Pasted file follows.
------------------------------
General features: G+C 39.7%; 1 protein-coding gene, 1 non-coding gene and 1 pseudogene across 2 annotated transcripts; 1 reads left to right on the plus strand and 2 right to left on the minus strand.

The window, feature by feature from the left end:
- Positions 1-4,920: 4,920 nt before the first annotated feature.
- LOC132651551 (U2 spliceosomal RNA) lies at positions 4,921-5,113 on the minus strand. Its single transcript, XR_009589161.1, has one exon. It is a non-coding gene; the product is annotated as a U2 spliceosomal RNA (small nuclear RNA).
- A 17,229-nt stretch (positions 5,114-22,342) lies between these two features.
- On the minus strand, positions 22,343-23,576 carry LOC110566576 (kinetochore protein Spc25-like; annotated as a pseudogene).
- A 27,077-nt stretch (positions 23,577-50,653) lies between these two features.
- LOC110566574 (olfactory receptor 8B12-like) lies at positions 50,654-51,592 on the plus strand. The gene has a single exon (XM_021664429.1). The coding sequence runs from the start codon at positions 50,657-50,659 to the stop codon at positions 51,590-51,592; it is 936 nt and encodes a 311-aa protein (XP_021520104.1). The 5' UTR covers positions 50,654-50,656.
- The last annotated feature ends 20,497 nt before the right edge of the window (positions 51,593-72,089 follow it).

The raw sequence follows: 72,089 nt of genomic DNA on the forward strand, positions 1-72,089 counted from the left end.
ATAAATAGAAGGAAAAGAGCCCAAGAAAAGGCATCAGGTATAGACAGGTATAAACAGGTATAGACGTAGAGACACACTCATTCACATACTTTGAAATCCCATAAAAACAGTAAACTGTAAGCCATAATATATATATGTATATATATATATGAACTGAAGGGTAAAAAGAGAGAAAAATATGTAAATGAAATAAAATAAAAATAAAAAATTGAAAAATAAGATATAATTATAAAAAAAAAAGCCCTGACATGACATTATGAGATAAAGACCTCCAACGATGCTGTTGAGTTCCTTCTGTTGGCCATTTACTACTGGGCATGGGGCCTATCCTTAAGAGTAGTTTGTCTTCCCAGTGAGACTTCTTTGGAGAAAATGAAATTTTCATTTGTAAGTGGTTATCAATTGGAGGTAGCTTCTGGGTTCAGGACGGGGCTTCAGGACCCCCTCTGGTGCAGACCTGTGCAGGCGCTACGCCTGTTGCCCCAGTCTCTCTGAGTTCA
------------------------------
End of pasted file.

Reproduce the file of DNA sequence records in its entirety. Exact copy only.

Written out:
General features: G+C 39.7%; 1 protein-coding gene, 1 non-coding gene and 1 pseudogene across 2 annotated transcripts; 1 reads left to right on the plus strand and 2 right to left on the minus strand.

The window, feature by feature from the left end:
- Positions 1-4,920: 4,920 nt before the first annotated feature.
- LOC132651551 (U2 spliceosomal RNA) lies at positions 4,921-5,113 on the minus strand. Its single transcript, XR_009589161.1, has one exon. It is a non-coding gene; the product is annotated as a U2 spliceosomal RNA (small nuclear RNA).
- A 17,229-nt stretch (positions 5,114-22,342) lies between these two features.
- On the minus strand, positions 22,343-23,576 carry LOC110566576 (kinetochore protein Spc25-like; annotated as a pseudogene).
- A 27,077-nt stretch (positions 23,577-50,653) lies between these two features.
- LOC110566574 (olfactory receptor 8B12-like) lies at positions 50,654-51,592 on the plus strand. The gene has a single exon (XM_021664429.1). The coding sequence runs from the start codon at positions 50,657-50,659 to the stop codon at positions 51,590-51,592; it is 936 nt and encodes a 311-aa protein (XP_021520104.1). The 5' UTR covers positions 50,654-50,656.
- The last annotated feature ends 20,497 nt before the right edge of the window (positions 51,593-72,089 follow it).

The raw sequence follows: 72,089 nt of genomic DNA on the forward strand, positions 1-72,089 counted from the left end.
ATAAATAGAAGGAAAAGAGCCCAAGAAAAGGCATCAGGTATAGACAGGTATAAACAGGTATAGACGTAGAGACACACTCATTCACATACTTTGAAATCCCATAAAAACAGTAAACTGTAAGCCATAATATATATATGTATATATATATATGAACTGAAGGGTAAAAAGAGAGAAAAATATGTAAATGAAATAAAATAAAAATAAAAAATTGAAAAATAAGATATAATTATAAAAAAAAAAGCCCTGACATGACATTATGAGATAAAGACCTCCAACGATGCTGTTGAGTTCCTTCTGTTGGCCATTTACTACTGGGCATGGGGCCTATCCTTAAGAGTAGTTTGTCTTCCCAGTGAGACTTCTTTGGAGAAAATGAAATTTTCATTTGTAAGTGGTTATCAATTGGAGGTAGCTTCTGGGTTCAGGACGGGGCTTCAGGACCCCCTCTGGTGCAGACCTGTGCAGGCGCTACGCCTGTTGCCCCAGTCTCTCTGAGTTCA